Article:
HUNDREDS of Buckley pupils have shown their support towards creating a dementia friendly community.

Donna Miles launched a project in the town, taking the topic of dementia into local schools to start the conversation, in a bid to create a dementia friendly environment.

The steering group delivered a project that brought different generations together to raise awareness of the condition.

She said: "As the founder of this project I feel extremely humble to see all the people we have worked with and more turn out to celebrate the great work of the schools towards making Buckley a dementia friendly community.

"It is lovely to see so many people committing to learning more ways to help those who have dementia to live well.

"I have had a passion that we cannot tackle dementia alone and as a dementia practitioner notice that unfortunately many people are isolated in their own communities or even sometimes disregarded from society as they have been given a diagnosis of dementia."

Pupils from Southdown, Mountain Lane and Elfed worked with the group to complete a four-stage programme, which included taking part in awareness sessions, and pupils also took part in a drama-based workshop where they gained further understanding of how to communicate.

The youngsters also visited local memory cafés and by the end of the programme, were able to deliver a joint showcase, hosted at Elfed High School, to show what they had learnt.

Following the performances, each pupil involved was awarded by Jim Ibell - who himself is living with dementia and is an Alzheimer's Society Ambassador - for their contribution to the project in front of their peers and parents.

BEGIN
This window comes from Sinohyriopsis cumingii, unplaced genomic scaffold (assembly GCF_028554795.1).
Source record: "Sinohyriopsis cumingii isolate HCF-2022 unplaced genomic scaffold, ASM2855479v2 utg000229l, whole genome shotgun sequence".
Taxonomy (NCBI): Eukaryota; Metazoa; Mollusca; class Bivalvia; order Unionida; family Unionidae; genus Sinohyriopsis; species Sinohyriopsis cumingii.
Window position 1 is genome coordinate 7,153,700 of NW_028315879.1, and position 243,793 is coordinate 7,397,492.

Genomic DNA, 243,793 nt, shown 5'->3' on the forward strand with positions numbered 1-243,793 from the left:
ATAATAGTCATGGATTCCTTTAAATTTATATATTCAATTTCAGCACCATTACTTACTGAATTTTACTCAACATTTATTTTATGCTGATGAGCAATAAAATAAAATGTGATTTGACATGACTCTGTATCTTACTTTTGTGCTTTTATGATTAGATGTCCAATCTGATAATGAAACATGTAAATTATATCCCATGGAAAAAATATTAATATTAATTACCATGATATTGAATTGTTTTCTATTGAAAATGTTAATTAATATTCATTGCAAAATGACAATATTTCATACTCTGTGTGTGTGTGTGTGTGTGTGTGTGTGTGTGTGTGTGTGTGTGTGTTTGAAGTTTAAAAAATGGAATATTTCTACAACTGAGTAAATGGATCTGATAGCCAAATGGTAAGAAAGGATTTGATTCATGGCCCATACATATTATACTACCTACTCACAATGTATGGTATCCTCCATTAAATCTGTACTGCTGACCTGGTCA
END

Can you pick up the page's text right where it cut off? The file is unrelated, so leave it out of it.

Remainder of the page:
Donna added: "I was surprised how the children took to learning about a sometimes-scary topic and seeing the connections that have now been made.

"It was lovely to see age was no barrier and most certainly the diagnosis of dementia was not either.

"This project was about Buckley united against dementia by not bringing the community but educating the younger members of society in how they can be dementia friendly in their community."

The project, called the 'Never-Ending Story - Connecting the Generations', started in 2016 and was to investigate whether young people and those living with dementia could be connected by imagination.

Overall, 900 dementia friends were created from the three schools - including pupils and staff.

Natalie Brant, learning director for expressive arts at Elfed High School, said: ''It was a privilege to be able to host this wonderful event.

"Awareness of dementia and being a 'dementia friend' is so important, and I know that our students, and the local community have benefited hugely from this project."